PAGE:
Automakers report big gains
DETROIT — Most of the big car companies are reporting double-digit gains for January as last year's momentum in U.S. auto sales continues into 2013.
Sales at Toyota rose 27 percent and they jumped 22 percent at Ford. GM and Chrysler each reported 16 percent gains compared with a year earlier. It was Chrysler's best January in five years.
But Volkswagen, which reported a 31 percent increase in 2012, reported that sales slowed a bit, growing only 7 percent.
Other automakers report sales later Friday. The figures so far indicate that Americans bought new vehicles at a strong pace last month, as the industry remains a bright spot in a tepid U.S. economic recovery.
“The sales pace we saw in the fourth quarter of last year rolled into January, exceeding our expectations for the industry,” Bill Fay, Toyota Division group vice president, said in a statement.
Chrysler estimates that total U.S. industry sales hit an annual rate of 15.5 million in January. If that holds for the rest of the year, automakers will sell 1 million more vehicles than in 2012, when sales rose 13 percent.
Analysts are expecting sales for all of 2013 to reach 15 million to 15.5 million. Although still far from the recent peak of about 17 million in 2005, the industry could sell a whopping 5 million more cars and trucks than it did in 2009, the worst year in at least three decades.
Show commenting policy
TribLive commenting policy
You are solely responsible for your comments and by using TribLive.com you agree to our Terms of Service.
We moderate comments. Our goal is to provide substantive commentary for a general readership. By screening submissions, we provide a space where readers can share intelligent and informed commentary that enhances the quality of our news and information.
While most comments will be posted if they are on-topic and not abusive, moderating decisions are subjective. We will make them as carefully and consistently as we can. Because of the volume of reader comments, we cannot review individual moderation decisions with readers.
We value thoughtful comments representing a range of views that make their point quickly and politely. We make an effort to protect discussions from repeated comments either by the same reader or different readers.
We follow the same standards for taste as the daily newspaper. A few things we won't tolerate: personal attacks, obscenity, vulgarity, profanity (including expletives and letters followed by dashes), commercial promotion, impersonations, incoherence, proselytizing and SHOUTING. Don't include URLs to Web sites.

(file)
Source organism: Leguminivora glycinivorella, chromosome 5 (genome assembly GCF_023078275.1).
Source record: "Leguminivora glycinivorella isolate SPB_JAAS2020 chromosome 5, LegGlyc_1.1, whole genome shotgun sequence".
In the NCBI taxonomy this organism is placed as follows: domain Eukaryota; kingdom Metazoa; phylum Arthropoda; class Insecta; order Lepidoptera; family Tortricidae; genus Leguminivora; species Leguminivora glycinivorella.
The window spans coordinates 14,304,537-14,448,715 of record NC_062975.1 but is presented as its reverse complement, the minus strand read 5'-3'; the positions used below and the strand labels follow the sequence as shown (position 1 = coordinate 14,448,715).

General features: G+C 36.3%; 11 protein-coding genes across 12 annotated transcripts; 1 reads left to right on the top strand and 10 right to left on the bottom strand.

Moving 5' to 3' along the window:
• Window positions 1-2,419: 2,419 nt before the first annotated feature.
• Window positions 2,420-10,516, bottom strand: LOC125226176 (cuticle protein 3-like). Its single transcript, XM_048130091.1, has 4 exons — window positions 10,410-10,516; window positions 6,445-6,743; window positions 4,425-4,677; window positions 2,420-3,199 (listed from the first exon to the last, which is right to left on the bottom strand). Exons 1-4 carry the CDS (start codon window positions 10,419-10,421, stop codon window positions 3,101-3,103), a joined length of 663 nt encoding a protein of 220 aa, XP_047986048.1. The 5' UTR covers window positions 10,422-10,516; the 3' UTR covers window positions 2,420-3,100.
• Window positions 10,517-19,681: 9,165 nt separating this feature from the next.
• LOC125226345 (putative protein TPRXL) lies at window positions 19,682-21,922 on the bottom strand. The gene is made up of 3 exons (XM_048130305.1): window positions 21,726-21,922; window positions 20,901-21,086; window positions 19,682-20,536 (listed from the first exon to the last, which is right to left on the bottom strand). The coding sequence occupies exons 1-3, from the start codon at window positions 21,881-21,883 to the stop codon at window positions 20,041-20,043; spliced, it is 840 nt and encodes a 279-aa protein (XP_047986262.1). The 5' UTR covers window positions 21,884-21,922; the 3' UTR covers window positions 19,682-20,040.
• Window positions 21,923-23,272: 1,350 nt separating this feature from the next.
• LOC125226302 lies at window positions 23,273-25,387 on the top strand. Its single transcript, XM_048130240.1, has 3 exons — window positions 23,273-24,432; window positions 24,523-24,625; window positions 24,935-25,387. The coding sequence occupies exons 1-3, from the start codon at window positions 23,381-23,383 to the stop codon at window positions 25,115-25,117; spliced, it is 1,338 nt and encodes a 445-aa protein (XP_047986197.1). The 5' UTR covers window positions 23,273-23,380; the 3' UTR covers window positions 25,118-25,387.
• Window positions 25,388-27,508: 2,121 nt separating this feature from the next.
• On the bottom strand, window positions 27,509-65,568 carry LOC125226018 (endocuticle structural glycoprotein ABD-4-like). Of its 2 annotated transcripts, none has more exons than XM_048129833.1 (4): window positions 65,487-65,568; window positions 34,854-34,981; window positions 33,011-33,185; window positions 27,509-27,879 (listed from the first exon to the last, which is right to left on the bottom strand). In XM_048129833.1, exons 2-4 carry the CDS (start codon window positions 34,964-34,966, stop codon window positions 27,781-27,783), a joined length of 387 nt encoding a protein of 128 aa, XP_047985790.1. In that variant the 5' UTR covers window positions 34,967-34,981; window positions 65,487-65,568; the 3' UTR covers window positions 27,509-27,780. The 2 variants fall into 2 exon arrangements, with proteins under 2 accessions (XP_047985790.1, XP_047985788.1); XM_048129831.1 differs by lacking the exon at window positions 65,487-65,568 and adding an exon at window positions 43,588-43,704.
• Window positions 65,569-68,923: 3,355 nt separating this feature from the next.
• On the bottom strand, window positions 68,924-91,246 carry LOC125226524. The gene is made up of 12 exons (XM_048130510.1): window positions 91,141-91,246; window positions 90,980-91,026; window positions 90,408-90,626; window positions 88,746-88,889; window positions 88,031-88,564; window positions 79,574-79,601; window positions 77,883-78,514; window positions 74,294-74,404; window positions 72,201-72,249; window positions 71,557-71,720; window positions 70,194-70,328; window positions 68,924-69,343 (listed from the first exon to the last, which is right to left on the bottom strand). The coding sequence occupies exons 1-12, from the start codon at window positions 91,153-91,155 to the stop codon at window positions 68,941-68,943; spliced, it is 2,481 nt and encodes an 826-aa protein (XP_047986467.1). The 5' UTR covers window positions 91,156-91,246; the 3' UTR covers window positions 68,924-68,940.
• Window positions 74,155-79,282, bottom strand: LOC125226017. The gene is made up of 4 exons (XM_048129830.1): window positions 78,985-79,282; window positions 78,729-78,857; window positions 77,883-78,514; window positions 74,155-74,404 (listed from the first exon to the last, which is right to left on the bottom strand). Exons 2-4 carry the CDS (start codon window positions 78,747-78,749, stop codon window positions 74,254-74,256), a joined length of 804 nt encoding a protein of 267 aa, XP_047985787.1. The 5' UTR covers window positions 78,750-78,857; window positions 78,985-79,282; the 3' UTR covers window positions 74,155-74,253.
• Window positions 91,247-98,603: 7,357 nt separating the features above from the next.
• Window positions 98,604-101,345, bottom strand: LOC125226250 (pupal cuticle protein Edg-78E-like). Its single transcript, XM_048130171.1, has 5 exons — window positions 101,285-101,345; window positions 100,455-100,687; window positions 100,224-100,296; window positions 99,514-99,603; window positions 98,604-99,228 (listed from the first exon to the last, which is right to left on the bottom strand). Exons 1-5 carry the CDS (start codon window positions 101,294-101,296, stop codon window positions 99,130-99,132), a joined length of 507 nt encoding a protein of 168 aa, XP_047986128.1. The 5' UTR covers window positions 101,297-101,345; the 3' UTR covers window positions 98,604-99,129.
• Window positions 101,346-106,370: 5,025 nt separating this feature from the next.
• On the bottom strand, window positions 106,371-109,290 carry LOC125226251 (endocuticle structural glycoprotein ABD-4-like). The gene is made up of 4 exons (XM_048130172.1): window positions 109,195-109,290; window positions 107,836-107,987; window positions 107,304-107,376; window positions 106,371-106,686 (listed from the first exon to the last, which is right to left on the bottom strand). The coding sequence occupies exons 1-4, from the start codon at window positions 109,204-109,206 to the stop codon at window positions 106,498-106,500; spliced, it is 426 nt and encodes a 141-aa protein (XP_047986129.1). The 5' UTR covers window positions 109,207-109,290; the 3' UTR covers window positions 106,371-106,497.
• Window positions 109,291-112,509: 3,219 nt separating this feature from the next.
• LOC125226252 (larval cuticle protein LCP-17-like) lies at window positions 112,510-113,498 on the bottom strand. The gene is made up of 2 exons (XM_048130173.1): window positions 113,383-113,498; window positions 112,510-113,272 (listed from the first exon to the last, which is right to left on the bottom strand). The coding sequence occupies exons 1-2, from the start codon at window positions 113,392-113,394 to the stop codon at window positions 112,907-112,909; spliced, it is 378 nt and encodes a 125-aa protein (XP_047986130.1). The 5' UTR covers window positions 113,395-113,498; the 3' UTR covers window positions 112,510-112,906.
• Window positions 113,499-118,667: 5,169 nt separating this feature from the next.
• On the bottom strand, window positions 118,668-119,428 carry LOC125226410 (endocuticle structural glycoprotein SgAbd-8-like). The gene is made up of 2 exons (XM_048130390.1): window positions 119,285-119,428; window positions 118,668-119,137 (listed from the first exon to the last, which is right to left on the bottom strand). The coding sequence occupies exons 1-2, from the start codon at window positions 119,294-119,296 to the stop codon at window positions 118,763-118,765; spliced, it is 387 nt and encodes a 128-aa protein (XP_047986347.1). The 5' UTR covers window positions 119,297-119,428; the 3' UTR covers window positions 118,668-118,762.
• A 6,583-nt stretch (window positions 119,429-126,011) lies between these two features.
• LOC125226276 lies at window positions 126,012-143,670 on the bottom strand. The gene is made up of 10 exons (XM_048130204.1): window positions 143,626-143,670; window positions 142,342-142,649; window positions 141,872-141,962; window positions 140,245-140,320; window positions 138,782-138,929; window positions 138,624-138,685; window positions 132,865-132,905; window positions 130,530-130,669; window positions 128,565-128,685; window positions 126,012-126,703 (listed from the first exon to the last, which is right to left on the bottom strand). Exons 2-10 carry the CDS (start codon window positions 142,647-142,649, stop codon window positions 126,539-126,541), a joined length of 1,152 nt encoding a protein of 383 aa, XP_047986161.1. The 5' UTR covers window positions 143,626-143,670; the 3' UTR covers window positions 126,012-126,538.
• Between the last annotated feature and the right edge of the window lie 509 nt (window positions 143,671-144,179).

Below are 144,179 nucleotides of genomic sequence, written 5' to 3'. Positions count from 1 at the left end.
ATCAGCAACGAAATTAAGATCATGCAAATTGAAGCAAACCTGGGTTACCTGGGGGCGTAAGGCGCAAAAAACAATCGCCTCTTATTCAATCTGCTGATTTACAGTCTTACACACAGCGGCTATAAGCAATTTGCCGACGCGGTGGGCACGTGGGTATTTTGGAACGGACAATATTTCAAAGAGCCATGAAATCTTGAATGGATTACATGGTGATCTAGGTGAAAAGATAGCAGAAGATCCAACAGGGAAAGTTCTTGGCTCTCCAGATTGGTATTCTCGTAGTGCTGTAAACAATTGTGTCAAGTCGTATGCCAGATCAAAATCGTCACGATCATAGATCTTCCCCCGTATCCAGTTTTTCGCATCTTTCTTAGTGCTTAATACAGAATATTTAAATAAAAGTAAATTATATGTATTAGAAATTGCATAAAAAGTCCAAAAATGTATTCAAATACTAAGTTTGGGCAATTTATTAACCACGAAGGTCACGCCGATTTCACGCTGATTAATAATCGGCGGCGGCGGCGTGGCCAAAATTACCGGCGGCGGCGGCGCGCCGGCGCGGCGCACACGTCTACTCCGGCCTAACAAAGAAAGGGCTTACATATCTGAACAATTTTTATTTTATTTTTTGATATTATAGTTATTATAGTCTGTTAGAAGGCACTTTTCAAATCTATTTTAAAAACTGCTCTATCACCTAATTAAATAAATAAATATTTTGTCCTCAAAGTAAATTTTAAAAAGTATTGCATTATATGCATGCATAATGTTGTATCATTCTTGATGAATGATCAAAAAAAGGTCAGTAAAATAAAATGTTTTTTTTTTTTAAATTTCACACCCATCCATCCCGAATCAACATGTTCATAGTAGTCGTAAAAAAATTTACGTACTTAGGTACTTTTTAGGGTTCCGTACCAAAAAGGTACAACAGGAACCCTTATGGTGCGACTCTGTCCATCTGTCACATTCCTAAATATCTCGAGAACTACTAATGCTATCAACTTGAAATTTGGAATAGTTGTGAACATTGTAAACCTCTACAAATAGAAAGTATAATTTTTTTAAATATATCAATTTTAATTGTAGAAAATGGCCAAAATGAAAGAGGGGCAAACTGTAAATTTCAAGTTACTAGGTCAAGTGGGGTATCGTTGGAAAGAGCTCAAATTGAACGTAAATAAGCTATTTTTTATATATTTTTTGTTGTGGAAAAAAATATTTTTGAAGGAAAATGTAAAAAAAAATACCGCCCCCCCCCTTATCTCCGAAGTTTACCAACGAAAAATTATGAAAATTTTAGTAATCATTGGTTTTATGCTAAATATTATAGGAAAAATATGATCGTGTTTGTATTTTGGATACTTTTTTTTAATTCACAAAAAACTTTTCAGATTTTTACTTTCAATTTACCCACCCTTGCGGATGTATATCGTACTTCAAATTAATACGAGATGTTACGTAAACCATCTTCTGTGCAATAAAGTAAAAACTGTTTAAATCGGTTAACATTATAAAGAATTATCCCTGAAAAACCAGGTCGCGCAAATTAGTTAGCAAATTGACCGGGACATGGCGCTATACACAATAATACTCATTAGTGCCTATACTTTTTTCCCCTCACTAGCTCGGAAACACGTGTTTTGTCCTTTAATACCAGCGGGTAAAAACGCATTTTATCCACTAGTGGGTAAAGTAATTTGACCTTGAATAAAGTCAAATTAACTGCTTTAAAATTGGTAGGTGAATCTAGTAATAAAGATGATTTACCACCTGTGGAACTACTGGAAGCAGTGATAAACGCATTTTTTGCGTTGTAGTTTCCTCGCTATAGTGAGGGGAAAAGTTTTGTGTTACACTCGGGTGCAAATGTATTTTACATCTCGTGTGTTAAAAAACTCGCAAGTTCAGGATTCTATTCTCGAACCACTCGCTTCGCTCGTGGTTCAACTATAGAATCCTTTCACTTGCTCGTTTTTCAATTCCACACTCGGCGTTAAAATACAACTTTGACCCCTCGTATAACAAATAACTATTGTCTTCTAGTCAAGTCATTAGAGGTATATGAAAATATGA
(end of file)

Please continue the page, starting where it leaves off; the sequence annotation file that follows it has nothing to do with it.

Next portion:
We do not edit comments. They are either approved or deleted. We reserve the right to edit a comment that is quoted or excerpted in an article. In this case, we may fix spelling and punctuation.
We welcome strong opinions and criticism of our work, but we don't want comments to become bogged down with discussions of our policies and we will moderate accordingly.
We appreciate it when readers and people quoted in articles or blog posts point out errors of fact or emphasis and will investigate all assertions. But these suggestions should be sent via e-mail. To avoid distracting other readers, we won't publish comments that suggest a correction. Instead, corrections will be made in a blog post or in an article.
- Super Bowl ads win by playing to viewers’ emotions, experts say
- Pipeline companies weather downturn in prices of natural-gas, oil
- Alibaba ripped in report
- Super Bowl draws big increase in first-time advertisers
- U.S. Steel maps out greater efficiency for 2015
- McDonald’s replaces CEO amid sales decline, effort to transform image
- ‘Patient’ Fed keeps interest rates flat
- Pennsylvania shale gas producers received hundreds of environmental citations in 4 years, PennEnvironment says
- U.S. Steel warns it may lay off almost 2,000 workers in Alabama, Texas
- SEC alleges BNY Mellon bribed foreign investors by handing internships to their relatives
- News Alert